Should You Eat Breakfast?
Remember when the only debate you had about breakfast was scrambled or over-easy? Alas, those days have gone the way of Quisp and Dino Pebbles. And although there's certainly been some drama around the breakfast table over the years—the '80s cholesterol freakout and '90s low-fat craze are, thankfully, history—today, the most important meal of the day is now the most controversial.
Conventional wisdom has held that eating breakfast is not only essential for fueling up for the day but crucial for maintaining a healthy weight. Consuming the majority of calories at the beginning of the day just makes sense, as it gives you more time to burn them off. Skipping breakfast will turn you into a zombie, or at least stall out your metabolism. Right?
A series of recent studies say: Not necessarily. Last summer, The New York Times summarized scientific support for the value of breakfast as "surprisingly meager." An entire issue of the American Journal of Nutrition was devoted to the topic, and they didn't disagree. In a study conducted at the University of Alabama at Birmingham, researchers followed 300 volunteers who were trying to lose weight. They assigned them into three groups: Always eat breakfast, don't eat breakfast, and proceed with your usual routine. After 16 weeks, none of the groups lost significant weight, and any weight loss that did occur was unaffected by eating breakfast or not.
In another study at the University of Bath, researchers found that eating breakfast didn't change the participants' metabolic rate or the number of calories they consumed later in the day. And another group of researchers reviewed a wide array of studies on the effect of eating breakfast on weight loss. They concluded that many of the studies were biased and unreliable because of the widespread feeling that breakfast must be good for us. "The belief of the proposed effect of breakfast on obesity exceeds the strength of clinical evidence," they harrumphed.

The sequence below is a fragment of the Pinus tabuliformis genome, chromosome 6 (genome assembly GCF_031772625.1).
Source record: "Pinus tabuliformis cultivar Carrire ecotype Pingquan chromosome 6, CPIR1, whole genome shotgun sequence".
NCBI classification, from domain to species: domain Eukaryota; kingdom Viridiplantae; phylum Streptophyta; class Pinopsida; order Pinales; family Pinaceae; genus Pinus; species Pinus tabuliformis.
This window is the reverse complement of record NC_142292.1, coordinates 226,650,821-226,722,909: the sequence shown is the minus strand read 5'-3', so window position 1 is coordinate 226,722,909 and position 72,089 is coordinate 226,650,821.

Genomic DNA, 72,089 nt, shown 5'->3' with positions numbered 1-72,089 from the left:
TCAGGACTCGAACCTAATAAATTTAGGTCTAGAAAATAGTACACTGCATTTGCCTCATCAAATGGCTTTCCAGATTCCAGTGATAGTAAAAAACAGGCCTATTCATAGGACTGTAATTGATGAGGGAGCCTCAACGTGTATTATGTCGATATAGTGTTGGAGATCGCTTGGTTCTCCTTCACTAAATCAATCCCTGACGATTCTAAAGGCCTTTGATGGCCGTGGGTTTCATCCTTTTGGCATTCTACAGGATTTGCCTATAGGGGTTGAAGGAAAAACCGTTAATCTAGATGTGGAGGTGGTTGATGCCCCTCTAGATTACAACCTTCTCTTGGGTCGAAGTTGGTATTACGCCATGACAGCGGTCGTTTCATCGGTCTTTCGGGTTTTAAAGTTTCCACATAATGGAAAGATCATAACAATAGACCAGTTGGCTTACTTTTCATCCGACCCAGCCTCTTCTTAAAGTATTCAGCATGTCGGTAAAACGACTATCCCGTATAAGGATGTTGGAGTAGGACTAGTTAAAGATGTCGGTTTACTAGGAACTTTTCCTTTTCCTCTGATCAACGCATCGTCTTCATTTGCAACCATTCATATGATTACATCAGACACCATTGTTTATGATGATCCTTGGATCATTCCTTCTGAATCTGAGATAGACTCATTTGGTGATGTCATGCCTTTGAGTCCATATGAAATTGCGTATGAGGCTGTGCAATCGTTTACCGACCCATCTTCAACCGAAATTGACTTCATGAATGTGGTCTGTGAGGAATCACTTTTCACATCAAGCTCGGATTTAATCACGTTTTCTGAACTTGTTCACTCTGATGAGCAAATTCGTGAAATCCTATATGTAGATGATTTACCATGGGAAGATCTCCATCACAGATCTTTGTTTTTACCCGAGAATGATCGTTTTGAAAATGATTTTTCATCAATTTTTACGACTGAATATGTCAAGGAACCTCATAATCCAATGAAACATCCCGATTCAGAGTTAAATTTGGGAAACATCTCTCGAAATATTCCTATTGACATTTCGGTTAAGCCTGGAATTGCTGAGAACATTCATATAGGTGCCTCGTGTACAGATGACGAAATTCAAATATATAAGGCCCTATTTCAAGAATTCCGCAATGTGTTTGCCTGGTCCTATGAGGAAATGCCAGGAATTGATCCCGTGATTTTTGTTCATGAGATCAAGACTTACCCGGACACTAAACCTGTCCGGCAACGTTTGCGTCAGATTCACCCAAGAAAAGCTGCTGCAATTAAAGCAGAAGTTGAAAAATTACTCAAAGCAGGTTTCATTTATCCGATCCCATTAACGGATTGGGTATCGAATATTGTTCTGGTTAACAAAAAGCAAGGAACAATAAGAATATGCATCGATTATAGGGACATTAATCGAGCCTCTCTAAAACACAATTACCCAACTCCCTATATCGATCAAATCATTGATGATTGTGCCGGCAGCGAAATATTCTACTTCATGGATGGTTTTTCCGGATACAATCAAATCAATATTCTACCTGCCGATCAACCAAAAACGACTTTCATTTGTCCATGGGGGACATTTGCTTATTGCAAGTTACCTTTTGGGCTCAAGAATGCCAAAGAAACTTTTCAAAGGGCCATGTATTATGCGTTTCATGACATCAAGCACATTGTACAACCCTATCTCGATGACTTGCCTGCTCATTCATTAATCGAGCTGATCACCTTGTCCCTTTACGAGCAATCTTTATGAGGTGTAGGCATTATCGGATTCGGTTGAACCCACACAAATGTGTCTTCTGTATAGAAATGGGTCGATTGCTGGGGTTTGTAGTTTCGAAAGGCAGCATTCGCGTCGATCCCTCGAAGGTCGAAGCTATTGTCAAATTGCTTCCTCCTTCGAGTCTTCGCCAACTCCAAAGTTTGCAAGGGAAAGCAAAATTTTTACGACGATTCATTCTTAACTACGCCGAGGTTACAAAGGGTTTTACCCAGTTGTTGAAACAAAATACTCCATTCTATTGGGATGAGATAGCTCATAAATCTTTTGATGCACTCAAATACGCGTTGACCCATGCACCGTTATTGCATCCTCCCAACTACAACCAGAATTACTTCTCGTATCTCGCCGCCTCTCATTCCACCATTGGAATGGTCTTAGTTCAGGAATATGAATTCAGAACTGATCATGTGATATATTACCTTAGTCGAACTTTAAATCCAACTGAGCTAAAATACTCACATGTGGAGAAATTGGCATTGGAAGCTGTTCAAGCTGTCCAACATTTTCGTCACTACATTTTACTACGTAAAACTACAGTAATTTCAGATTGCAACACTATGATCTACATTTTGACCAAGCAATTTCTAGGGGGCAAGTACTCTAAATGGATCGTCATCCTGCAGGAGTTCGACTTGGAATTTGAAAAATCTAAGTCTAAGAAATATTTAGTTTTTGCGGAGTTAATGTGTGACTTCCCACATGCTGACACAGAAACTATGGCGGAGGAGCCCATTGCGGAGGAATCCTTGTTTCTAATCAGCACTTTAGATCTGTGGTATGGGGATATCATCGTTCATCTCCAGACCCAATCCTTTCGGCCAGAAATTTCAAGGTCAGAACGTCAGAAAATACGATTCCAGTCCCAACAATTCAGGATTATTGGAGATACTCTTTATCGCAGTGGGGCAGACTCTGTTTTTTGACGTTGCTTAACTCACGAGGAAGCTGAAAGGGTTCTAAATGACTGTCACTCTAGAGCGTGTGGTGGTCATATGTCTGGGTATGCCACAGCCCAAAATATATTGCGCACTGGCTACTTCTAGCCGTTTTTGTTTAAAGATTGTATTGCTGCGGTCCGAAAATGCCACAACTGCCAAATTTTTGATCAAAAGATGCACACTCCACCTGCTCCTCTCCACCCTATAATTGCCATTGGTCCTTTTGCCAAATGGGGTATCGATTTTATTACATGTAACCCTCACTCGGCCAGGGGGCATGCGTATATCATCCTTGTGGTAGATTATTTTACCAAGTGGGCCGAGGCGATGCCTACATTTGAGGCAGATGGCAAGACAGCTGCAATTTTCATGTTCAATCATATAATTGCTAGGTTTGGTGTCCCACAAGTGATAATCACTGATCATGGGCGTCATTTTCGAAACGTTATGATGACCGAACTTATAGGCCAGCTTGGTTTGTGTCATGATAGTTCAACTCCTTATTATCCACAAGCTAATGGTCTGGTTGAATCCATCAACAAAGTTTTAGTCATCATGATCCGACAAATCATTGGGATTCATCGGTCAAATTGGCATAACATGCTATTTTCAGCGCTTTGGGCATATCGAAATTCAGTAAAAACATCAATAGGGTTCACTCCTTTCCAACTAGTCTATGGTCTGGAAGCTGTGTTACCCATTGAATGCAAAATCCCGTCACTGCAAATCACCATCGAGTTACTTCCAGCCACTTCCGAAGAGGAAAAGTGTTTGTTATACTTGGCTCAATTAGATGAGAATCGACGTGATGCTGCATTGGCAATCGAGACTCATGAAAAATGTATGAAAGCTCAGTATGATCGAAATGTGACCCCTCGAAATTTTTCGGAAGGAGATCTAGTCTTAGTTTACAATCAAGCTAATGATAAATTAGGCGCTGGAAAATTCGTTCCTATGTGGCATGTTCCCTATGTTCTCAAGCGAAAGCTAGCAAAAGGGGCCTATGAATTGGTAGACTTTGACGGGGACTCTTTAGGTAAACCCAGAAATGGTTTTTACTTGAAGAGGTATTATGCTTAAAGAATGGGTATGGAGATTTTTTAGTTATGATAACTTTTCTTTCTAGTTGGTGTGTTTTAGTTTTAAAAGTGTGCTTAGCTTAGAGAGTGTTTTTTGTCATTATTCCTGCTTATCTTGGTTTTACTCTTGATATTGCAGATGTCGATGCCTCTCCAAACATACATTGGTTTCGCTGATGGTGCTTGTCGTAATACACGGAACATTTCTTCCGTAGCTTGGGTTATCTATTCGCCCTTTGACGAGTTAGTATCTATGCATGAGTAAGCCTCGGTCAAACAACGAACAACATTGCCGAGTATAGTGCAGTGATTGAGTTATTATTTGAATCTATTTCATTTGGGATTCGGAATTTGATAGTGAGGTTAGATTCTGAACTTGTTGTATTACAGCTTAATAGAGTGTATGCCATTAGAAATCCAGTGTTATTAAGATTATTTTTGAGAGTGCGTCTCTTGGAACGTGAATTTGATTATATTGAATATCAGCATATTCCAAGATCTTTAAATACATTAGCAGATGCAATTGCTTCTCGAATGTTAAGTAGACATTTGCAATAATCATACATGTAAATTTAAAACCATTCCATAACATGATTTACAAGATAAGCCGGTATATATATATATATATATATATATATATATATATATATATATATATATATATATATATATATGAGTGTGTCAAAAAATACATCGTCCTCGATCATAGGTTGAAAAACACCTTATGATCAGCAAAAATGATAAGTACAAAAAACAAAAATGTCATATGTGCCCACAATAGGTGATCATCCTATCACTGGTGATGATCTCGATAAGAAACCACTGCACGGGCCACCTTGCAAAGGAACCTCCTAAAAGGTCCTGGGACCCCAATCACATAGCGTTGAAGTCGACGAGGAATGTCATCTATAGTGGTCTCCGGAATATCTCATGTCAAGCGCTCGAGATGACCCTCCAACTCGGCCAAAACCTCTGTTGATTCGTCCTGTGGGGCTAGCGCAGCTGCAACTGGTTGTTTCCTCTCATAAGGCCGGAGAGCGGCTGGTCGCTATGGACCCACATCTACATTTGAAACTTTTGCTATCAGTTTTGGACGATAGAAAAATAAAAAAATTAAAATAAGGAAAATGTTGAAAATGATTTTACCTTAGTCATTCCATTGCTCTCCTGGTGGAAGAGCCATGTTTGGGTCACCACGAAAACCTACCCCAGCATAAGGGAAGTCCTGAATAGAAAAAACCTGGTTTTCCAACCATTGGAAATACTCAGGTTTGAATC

Some research goes a step further—it shows that skipping breakfast could actually be beneficial. Intermittent fasting is a hot trend in which dieters alternate between periods of eating and calorie restriction. The idea is that when you're fasting, the body burns fat instead of spending time processing food. In the most popular version of the practice, participants fast between 8pm and noon the next day. The idea is that extending the nighttime fast keeps the fat-burning going.
In a 2015 issue of The FASEB Journal, scientists reviewed six studies on obese participants who practiced intermittent fasting at least one day a week. On average, they lost 2.6 percent of their body weight after one month, 6.4 percent after three months, and 8.4 percent after six months. All saw decreased levels of bad cholesterol and insulin.
Yet the research is far from definitive. Valter D. Longo, PhD, a professor in biological science at USC and director of the USC Longevity Institute, believes that eating only two meals a day, plus a snack, is the best and safest strategy for weight management. "So skipping breakfast can work," he says. "However, since breakfast is usually the smallest meal, skipping lunch or dinner works much better."
"There are always going to be contradictory studies, but I am pro-breakfast," says Toby Amidor, a nutrition expert and author of The Greek Yogurt Cookbook. She notes that the size of the University of Alabama study was small, and that there's evidence that eating breakfast is crucial for weight loss. (We recommend starting with these 50 Best Overnight Oats Recipes for Weight Loss. Amidor cites statistics gathered by the National Weight Control Registry, which has collected 20 years of data on dieters who lost at least 30 pounds and kept it off for one year minimum. Seventy-eight percent of those dieters say they eat breakfast every day.
So what to do? We broke down the science and asked nutritionists for the ideal breakfast for each of us.